Many disabled Underground users know that if a lift is broken at an accessible station – and a single bus journey won’t get you to the next accessible station – TfL will pay for a cab.
But what about during planned lift maintenence work? What happens when the entire line is closed?
We have been in touch with London Underground this week, as a few of our members were hearing conflicting stories from Tube staff.
We have managed to get our hands on the full policy:
Alternative transport policy for London Underground
Occasionally, lifts or escalators may be out of service due to a fault or planned work. Planned work is communicated on the TfL website at tfl.gov.uk/realtime, and is also available on Journey Planner. Temporary closures due to the failure of lifts and escalators will also be publicised on the website and at stations.
If this happens and the closure means that you are unable to complete your planned journey, TfL will provide an alternative to help you to reach your destination. This may be using an alternative service, such as a bus, or by providing a taxi at TfL cost.
Circumstances where TfL may provide a taxi to help you to reach your destination include:
- If a lift is out of service due to a planned closure or a failure at a step-free station, and there is not a single accessible bus route which will take you to an alternative accessible station to continue your journey.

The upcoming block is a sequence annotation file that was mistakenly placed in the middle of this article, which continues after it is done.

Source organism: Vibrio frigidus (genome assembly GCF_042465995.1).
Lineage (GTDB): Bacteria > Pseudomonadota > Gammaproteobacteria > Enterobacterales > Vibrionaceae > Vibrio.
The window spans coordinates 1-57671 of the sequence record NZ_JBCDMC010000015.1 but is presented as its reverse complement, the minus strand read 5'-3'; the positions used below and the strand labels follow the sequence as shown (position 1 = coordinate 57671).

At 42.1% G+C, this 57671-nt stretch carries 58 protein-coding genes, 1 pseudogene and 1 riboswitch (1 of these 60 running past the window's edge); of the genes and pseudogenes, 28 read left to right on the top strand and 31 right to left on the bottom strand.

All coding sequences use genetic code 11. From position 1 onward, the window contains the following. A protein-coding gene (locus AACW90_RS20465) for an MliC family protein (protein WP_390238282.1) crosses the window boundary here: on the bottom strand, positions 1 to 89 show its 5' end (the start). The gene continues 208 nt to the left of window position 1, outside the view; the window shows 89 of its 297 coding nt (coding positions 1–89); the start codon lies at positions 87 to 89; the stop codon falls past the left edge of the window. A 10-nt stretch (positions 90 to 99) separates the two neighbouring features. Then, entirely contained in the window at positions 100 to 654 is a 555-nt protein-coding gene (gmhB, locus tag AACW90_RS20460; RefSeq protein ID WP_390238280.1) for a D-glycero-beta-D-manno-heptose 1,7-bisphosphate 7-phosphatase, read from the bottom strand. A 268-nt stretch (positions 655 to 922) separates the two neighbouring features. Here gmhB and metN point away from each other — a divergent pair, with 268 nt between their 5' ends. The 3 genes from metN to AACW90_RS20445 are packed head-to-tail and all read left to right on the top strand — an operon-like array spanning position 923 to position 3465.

- If there is a line closure and the provided rail replacement bus service or local bus service does not connect to an alternative accessible station where you can continue your journey
- If there is a line closure and the rail replacement bus service is not accessible to you.
If you arrive at a station and are unable to exit because lifts or escalators and escalators are not available, staff should assist you to plan a journey to a point where you can exit the network and will then apply the guidelines above to help you to reach your destination.
These guidelines also apply if you are a guide dog user and London Underground were unable to switch off escalators to allow you and your dog to walk up and down – because doing so would be unsafe for the operation of the station.
This policy can also be found on TfL’s website: Assistance for disabled customers travelling on London Underground
If you have been refused a taxi when you were entitled, call us on 020 7737 2339 or email firstname.lastname@example.org and we can make a complaint for you.